Fen-phen roared onto the market in the ’90s and was heralded as a miracle weight loss drug. Fen-phen was a combination of fenfluramine and phentermine, designed to suppress the appetite while increasing the rate of calorie use. Millions of people used it before it was pulled from the market due to the increased risk of heart valve problems called primary pulmonary hypertension at the time. Based on an analysis by the FDA involving 291 patients screened by five doctors, up to 30 percent of the patients who used fen-phen could have potentially developed heart valve damage - including excessive tightness or leakiness of the heart valves - after using fen-phen.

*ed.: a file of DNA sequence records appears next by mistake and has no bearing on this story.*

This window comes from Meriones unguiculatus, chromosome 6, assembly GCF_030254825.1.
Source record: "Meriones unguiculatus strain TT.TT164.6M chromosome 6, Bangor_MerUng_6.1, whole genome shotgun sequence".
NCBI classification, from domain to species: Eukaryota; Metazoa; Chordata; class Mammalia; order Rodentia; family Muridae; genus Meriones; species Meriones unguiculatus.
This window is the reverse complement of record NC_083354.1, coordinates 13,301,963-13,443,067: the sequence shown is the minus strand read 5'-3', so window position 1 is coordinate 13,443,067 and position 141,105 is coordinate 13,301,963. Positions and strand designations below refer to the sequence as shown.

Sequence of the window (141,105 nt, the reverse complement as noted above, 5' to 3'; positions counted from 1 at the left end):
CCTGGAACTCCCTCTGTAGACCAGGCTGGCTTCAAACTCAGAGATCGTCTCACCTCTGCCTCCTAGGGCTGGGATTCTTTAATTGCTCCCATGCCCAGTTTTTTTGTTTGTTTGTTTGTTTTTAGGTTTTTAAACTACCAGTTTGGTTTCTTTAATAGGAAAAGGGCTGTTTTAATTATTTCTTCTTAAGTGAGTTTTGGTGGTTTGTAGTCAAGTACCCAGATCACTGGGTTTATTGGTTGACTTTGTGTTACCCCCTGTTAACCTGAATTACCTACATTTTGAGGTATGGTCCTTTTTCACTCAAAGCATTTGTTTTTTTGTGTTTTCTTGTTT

Within two years of fen-phen being pulled from the market, more than 6,500 lawsuits on behalf of around 11,000 plaintiffs were filed. Settlements involving thousands of people for billions of dollars were announced. Because primary pulmonary hypertension can take years to appear, some lawsuits were not filed until years after fen-phen was pulled from the market.
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Now, almost two decades after fen-phen was pulled from the market, new diet drugs are being approved by the FDA, including a drug that contains phentermine. Whether or not patients will be open to taking them may depend on how much they remember from fen-phen and whether or not they believe the benefits outweigh the risks.